We go to Ohakamairi to visit my husband’s parents. The ritual starts by pouring water on the tombstone by using a bucket and a ladle provided by the temple. The water washes the dust, dried petals and leaves from previous visits. Then, the offerings of sake or shochu, flowers and incense are done followed by silent prayers. There is no hanging around, sitting on the grass, enjoying the fresh air like what we always do in Manila Memorial Cemetery. The ritual in Ohakamairi takes no longer than 15 minutes or more with picture taking.
As of this writing and it is mid-December, we have already made hotel reservations at a hotel famous for its onsen and breakfast. The onsens in Arima have a long history. It is said that great Emperors of olden times traveled for days just to rejuvenate themselves in the mighty onsens of Arima, in Hyogo Prefecture.
Filipinos visiting Kansai, I suggest you make Arima Grand Hotel the hotel/onsen of our choice next time you visit Kansai. It is a bit pricey but for New Year, everyone splurges.
Now for our Kansai update. The grand gathering of Philippine communities in Kansai to celebrate the 10th Anniversary of the Philippine Community Coordinating Council was held in Dec. 2nd at the Osaka Hilton Hotel. Filipinos from as far as Gifu, Nagoya and Hiroshima graced the occasion. PCCC granted awards and recognitions to various persons and groups who have supported PCCC in their various projects and events. Various lively Christmas parties were held in Nara, Shiga ken, Suita City, Osaka and Kyoto, all well attended by members, friends and supporters.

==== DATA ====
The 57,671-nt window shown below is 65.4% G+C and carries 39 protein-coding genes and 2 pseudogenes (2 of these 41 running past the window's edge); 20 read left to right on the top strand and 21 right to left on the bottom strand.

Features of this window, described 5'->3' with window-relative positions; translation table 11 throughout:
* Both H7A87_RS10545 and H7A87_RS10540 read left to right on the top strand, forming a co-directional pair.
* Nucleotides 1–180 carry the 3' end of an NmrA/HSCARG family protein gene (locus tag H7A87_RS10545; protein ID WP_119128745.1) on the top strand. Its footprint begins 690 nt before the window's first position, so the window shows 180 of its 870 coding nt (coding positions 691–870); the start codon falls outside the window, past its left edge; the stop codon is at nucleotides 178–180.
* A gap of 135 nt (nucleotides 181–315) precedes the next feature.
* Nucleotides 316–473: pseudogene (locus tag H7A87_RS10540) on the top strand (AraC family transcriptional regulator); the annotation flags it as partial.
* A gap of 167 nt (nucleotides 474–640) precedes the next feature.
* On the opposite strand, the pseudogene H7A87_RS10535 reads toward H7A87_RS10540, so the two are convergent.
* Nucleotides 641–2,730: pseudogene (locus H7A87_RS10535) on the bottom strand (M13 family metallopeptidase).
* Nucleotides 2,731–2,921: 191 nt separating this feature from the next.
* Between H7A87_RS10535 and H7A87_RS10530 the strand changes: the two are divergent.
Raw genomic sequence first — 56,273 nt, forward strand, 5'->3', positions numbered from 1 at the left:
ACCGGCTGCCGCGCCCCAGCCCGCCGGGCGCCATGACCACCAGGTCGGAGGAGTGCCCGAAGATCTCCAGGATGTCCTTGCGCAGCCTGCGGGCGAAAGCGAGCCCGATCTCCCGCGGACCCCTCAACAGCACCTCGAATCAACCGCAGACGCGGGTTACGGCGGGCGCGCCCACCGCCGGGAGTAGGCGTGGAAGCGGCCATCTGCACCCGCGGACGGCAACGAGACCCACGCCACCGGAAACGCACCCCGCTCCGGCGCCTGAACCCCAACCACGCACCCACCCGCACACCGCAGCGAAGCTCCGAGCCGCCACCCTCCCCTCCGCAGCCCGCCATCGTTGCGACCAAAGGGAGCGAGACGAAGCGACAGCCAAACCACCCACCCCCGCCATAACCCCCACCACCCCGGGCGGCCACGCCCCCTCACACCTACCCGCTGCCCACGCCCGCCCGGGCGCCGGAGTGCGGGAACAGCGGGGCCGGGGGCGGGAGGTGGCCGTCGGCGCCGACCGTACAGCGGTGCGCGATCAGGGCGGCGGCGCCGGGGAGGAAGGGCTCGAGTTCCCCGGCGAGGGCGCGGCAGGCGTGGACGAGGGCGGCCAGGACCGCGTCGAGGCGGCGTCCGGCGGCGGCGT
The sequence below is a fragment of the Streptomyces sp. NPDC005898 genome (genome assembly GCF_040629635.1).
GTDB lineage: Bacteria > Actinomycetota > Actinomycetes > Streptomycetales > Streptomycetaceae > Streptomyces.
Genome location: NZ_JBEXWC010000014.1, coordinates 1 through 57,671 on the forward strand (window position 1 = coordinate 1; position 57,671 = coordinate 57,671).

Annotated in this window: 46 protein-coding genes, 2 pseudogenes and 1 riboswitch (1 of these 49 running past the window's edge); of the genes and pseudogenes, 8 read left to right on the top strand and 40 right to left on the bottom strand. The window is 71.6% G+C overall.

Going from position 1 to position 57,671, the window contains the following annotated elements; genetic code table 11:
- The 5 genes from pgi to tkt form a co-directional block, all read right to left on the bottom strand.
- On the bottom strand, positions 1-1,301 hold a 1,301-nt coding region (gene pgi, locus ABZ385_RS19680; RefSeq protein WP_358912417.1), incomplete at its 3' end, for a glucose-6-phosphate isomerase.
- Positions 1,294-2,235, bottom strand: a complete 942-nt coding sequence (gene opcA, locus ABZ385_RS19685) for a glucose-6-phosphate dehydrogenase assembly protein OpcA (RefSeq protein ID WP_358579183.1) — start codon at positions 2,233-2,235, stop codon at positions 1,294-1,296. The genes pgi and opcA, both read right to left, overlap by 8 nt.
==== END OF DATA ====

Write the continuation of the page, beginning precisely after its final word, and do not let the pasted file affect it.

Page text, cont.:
The Philippine Consulate General held a Concert of Philippine Classical Music at the Osaka International House. The event commemorated the Birth Centennial of Filipino National Artist Felipe de Leon and the 65th Death Anniversary of Filipino composer Francisco Santiago. The performers were Eri Yoshida, a lirico puro soprano who has performed in Italy, Austria, Philippines and Japan. Joseleo Logdat, a Filipino baritone made his debut performance with the Philippine Philharmonic Orchestra in 2008. He has performed in operas , among others, Pagliacci and La Boheme. He is now in Hiroshima taking his Master's Degree course.
The Osaka Prefectural Government invited the foreign residents to attend an Exhibit and a Lecture on Tsunami Storm Surge Disaster Prevention. We shall encourage more Filipinos to see the exhibition to raise awareness on how to prepare for any natural disasters. For New Year, let us hope that developed countries keep their promise of raising climate funding for poor countries to $100 billion dollars. About 20 typhoons hit the Philippines every year causing a lot of destruction. (NBCNews.com) Let us thank Philippine United Nations climate negotiators for urging the UN to wake up to the realities of global warming and finalize their financial assistance program to nations affected by natural disasters.
Last but not least, let me mention about a very talented and already a champion in various junior golf competition-Ruji Nozawa, 13 years old from Kyoto and son of a Japanese and a Filipina from Cavite. He is a person to watch. Minasan oen shimasho. He is well focused and on his way to realizing to be a major golf player. Ganbatte ne Ruji kun. Behind Ryuji's success are supportive, multi-tasking Mom, Daisy and Dad whose first priority is the care of their family.
Feliz Navidad and Prospero Anyo Felicidad. Suma inyong lahat ang Masaganang Bagong Taon to all JP readers.